The claim was published here by a New Zealand-based Facebook user on July 20, 2020. It has been shared more than 430 times.
The post states: "Only 56 million more cases of COVID to go until we reach 2009 H1N1 swine flu figures!? / No shutdown, No masks, No media hysteria #Wakeup".
H1N1 is a strain of influenza virus believed to have emerged in Mexico in 2009. It caused a global flu pandemic in 214 countries. The WHO estimates that "between 105 000 and 395 000 people" were killed over a two-year period.
The misleading post appears to be referencing US swine flu cases. During the 2009-2010 pandemic, the US Centre of Disease Control (CDC) reported here that there were an estimated 60.8 million cases. As of August 3, there were more than 4.5million confirmed COVID-19 cases in the US, according to Johns Hopkins University. This means, as referenced in the post, that currently there are approximately 56 million less COVID-19 cases in the US than there were swine flu cases during the 2009-2010 pandemic.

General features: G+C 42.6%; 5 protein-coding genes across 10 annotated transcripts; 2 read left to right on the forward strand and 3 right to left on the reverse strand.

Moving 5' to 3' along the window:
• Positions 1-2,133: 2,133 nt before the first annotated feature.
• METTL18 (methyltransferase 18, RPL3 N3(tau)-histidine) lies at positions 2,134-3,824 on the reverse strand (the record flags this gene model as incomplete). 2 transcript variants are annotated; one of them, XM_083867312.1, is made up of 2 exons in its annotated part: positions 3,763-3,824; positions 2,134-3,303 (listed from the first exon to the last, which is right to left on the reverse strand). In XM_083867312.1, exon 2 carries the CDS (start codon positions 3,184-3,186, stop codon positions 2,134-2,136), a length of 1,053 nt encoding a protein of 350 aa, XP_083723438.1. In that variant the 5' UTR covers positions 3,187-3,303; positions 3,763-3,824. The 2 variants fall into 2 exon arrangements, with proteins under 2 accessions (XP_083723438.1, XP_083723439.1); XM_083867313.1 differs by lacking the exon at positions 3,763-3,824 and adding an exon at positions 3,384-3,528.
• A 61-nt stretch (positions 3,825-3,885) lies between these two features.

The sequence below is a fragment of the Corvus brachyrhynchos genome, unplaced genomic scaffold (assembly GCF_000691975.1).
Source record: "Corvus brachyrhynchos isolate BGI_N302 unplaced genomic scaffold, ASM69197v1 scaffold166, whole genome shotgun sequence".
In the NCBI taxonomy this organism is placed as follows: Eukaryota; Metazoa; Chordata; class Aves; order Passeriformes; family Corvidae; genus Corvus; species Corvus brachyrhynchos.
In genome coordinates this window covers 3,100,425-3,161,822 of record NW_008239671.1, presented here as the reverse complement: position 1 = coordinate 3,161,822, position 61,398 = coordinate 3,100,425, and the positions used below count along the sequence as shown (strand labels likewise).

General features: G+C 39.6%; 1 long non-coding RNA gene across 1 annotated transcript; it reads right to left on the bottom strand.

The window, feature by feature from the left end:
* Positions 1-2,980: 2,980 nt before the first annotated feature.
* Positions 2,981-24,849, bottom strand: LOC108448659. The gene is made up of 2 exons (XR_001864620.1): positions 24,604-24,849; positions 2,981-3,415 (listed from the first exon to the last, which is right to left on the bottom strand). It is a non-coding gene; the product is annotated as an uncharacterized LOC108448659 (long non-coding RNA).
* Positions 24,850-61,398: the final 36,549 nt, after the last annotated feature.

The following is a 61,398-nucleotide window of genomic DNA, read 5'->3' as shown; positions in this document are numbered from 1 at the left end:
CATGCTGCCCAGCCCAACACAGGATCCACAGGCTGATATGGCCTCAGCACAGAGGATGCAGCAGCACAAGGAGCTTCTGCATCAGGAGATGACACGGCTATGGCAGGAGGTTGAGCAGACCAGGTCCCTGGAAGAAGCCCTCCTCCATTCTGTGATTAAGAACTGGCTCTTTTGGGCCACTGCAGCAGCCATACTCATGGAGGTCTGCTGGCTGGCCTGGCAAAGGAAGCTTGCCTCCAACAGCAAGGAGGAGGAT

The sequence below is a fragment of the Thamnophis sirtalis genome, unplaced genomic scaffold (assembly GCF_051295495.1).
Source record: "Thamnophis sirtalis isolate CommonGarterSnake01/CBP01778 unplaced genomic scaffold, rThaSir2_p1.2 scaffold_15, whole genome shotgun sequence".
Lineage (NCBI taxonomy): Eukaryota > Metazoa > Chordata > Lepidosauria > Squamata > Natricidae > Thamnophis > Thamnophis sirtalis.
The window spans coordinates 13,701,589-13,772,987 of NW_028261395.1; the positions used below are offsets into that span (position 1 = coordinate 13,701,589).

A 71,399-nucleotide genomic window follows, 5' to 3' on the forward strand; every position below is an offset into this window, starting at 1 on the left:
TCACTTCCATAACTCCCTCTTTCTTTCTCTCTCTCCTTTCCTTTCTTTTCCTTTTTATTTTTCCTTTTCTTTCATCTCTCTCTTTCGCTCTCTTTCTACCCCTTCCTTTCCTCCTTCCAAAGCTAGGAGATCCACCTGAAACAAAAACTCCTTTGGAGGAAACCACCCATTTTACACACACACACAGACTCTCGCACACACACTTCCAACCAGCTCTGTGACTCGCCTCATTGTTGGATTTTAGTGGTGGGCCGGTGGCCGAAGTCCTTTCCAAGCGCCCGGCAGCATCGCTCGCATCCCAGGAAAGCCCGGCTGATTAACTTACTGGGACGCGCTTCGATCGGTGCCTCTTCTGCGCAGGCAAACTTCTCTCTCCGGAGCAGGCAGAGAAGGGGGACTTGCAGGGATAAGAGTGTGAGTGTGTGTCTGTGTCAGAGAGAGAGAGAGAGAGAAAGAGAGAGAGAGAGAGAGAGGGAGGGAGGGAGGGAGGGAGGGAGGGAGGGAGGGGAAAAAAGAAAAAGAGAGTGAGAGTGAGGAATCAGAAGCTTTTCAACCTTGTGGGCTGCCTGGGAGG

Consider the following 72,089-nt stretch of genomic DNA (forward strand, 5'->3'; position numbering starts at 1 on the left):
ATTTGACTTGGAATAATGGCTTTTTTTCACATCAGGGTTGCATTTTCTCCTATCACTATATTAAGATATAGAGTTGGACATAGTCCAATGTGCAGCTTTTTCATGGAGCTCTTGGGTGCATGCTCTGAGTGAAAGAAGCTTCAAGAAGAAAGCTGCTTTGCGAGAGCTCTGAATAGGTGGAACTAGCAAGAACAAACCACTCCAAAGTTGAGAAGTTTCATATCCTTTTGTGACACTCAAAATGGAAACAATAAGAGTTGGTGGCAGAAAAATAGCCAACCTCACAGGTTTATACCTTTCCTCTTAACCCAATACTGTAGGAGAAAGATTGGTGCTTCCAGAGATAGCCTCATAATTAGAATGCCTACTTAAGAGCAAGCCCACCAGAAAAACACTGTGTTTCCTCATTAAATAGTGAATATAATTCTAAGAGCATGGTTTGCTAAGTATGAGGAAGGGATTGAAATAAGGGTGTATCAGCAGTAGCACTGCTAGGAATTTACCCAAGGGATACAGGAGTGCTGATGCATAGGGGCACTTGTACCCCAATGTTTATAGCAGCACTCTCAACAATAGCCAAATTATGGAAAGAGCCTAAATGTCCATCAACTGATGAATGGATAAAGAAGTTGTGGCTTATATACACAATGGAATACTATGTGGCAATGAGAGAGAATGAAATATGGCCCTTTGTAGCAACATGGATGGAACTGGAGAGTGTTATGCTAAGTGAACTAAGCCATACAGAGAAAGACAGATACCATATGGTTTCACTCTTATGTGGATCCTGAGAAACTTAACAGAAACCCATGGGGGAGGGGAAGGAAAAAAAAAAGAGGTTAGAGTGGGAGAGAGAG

The claim, however, is misleading.
In a press conference on April 13, 2020, the WHO said COVID-19 is ten times more deadly than swine flu, as stated in this AFP report.
"We know that COVID-19 spreads fast, and we know that it is deadly; 10 times deadlier than the 2009 flu pandemic.
"We know that the virus can spread more easily in crowded environments like nursing homes...We know that in some countries, cases are doubling every 3 to 4 days," said WHO chief Tedros Adhanom Ghebreyesus.
In an email on July 29, 2020, she said: "The mortality rate of Swine Flu was around 1/100, the mortality rate for COVID-19 reported infections is around 2-3 per 100. Between 150,000 and half a million people were estimated to have died from Swine flu, so far COVID-19 deaths have well surpassed this at over 600,000.
"We are only a few months in, and the cases are escalating."
She also said that in comparison to swine flu, "a greater proportion of COVID-19 cases are serious and need hospital treatment".
"COVID-19 outbreaks can quickly overwhelm health services through sheer numbers and when this happens there is an increase in death from other causes as well.
"We have no vaccine against COVID-19. In the case of influenza, we adapt the annual flu vaccine to the circulating strains," she added.
As of August 3, 2020, COVID-19 has infected 17.9 million people globally, according to the Johns Hopkins University tally.
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